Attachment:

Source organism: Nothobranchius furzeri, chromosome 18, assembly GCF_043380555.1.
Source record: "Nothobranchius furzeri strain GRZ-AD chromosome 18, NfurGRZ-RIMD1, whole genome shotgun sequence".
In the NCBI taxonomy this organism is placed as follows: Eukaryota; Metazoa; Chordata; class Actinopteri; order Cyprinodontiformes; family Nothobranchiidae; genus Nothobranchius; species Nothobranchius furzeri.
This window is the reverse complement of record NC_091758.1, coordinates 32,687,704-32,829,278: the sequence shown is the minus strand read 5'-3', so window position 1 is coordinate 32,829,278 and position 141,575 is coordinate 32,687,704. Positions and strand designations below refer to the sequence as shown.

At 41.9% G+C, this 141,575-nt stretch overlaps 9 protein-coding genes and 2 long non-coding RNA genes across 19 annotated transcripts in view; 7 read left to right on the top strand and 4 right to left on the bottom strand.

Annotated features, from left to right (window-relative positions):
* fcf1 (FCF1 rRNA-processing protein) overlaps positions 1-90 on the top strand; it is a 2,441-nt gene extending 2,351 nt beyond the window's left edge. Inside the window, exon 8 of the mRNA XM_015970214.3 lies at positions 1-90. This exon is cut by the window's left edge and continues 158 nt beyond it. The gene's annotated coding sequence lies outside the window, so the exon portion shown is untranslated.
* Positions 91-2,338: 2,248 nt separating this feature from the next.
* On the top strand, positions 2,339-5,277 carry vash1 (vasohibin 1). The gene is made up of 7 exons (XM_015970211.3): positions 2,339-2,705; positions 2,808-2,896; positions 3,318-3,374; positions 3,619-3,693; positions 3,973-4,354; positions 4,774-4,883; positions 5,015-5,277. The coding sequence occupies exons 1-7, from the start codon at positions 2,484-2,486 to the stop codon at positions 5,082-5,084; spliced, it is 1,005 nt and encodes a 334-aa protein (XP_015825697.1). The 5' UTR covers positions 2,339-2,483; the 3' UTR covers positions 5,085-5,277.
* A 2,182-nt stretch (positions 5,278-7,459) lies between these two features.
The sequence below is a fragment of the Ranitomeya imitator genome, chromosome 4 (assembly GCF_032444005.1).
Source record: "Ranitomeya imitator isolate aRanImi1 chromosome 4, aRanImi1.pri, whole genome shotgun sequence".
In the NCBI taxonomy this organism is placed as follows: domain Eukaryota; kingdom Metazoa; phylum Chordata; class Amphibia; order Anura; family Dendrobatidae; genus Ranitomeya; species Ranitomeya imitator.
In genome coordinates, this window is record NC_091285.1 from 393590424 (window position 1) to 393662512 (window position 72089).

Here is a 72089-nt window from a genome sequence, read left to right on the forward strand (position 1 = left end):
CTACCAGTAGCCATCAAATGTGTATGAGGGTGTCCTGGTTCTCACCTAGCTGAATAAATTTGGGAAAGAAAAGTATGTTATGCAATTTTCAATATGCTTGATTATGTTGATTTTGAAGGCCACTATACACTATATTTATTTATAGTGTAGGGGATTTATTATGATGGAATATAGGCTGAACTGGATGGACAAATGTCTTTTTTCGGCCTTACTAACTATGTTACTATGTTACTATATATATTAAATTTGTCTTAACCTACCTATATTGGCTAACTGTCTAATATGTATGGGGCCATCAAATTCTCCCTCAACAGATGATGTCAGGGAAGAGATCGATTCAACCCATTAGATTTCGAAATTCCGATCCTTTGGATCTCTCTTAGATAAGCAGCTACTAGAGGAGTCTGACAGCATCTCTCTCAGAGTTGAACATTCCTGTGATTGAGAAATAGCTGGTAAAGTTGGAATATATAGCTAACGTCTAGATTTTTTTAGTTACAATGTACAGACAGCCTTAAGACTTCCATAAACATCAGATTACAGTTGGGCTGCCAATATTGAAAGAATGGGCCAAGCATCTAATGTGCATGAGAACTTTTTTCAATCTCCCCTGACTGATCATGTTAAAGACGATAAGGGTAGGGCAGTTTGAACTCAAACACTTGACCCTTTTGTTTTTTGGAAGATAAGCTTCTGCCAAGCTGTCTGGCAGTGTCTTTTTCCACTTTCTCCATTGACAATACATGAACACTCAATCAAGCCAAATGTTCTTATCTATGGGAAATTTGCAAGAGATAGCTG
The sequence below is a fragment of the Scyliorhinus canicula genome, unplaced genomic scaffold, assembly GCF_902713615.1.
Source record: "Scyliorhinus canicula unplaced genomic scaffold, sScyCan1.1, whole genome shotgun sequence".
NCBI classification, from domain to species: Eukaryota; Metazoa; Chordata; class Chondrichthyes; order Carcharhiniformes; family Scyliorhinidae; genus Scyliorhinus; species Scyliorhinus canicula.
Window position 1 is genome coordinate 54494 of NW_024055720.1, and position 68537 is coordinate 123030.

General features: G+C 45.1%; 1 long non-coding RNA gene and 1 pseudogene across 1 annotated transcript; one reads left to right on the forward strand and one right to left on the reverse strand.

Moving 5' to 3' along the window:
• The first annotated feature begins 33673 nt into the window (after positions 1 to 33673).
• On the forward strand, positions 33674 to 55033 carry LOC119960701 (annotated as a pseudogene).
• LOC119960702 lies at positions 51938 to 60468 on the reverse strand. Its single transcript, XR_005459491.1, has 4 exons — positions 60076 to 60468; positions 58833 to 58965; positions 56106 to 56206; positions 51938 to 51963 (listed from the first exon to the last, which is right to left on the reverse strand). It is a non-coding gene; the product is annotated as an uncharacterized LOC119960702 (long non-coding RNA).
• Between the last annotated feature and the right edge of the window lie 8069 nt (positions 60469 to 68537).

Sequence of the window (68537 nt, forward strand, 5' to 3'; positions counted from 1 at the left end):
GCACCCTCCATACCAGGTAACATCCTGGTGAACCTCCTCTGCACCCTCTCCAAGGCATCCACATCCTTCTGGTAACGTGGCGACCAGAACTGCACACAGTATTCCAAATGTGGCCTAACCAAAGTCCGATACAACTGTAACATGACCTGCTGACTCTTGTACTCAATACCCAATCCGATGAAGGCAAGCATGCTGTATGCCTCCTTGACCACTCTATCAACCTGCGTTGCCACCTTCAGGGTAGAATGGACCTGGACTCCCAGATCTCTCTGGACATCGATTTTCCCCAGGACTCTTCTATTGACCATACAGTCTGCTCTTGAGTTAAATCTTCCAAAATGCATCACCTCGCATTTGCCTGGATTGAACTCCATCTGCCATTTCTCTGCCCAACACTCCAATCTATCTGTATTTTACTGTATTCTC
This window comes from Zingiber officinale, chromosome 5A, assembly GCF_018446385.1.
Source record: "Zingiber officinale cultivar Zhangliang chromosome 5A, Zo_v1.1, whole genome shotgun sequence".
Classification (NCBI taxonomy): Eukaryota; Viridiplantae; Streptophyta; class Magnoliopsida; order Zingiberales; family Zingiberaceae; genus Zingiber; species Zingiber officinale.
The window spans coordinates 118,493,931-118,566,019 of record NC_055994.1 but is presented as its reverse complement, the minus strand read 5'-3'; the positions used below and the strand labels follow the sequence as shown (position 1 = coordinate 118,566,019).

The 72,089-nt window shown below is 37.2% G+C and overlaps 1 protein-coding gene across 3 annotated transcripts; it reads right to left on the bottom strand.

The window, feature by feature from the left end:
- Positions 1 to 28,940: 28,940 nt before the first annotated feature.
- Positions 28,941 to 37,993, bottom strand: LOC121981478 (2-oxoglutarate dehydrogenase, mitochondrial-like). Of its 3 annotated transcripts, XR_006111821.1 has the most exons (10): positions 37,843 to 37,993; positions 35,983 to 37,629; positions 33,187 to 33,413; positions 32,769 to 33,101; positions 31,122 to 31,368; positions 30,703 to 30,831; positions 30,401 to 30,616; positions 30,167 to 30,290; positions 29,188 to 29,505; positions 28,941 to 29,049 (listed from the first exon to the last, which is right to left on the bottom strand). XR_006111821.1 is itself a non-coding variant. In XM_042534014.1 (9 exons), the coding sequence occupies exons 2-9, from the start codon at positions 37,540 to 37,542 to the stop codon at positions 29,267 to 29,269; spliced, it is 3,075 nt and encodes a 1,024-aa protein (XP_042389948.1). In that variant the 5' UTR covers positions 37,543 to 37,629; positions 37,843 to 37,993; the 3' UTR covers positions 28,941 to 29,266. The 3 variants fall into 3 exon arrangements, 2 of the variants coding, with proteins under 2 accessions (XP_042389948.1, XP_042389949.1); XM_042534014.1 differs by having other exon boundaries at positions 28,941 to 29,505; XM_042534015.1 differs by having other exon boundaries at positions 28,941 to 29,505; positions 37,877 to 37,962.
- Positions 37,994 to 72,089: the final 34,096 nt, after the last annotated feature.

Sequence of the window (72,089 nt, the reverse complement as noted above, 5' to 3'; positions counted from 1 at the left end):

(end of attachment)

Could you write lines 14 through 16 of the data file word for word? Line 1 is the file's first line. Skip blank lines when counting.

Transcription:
In genome coordinates, this window is record NC_091285.1 from 393590424 (window position 1) to 393662512 (window position 72089).

Here is a 72089-nt window from a genome sequence, read left to right on the forward strand (position 1 = left end):
CTACCAGTAGCCATCAAATGTGTATGAGGGTGTCCTGGTTCTCACCTAGCTGAATAAATTTGGGAAAGAAAAGTATGTTATGCAATTTTCAATATGCTTGATTATGTTGATTTTGAAGGCCACTATACACTATATTTATTTATAGTGTAGGGGATTTATTATGATGGAATATAGGCTGAACTGGATGGACAAATGTCTTTTTTCGGCCTTACTAACTATGTTACTATGTTACTATATATATTAAATTTGTCTTAACCTACCTATATTGGCTAACTGTCTAATATGTATGGGGCCATCAAATTCTCCCTCAACAGATGATGTCAGGGAAGAGATCGATTCAACCCATTAGATTTCGAAATTCCGATCCTTTGGATCTCTCTTAGATAAGCAGCTACTAGAGGAGTCTGACAGCATCTCTCTCAGAGTTGAACATTCCTGTGATTGAGAAATAGCTGGTAAAGTTGGAATATATAGCTAACGTCTAGATTTTTTTAGTTACAATGTACAGACAGCCTTAAGACTTCCATAAACATCAGATTACAGTTGGGCTGCCAATATTGAAAGAATGGGCCAAGCATCTAATGTGCATGAGAACTTTTTTCAATCTCCCCTGACTGATCATGTTAAAGACGATAAGGGTAGGGCAGTTTGAACTCAAACACTTGACCCTTTTGTTTTTTGGAAGATAAGCTTCTGCCAAGCTGTCTGGCAGTGTCTTTTTCCACTTTCTCCATTGACAATACATGAACACTCAATCAAGCCAAATGTTCTTATCTATGGGAAATTTGCAAGAGATAGCTG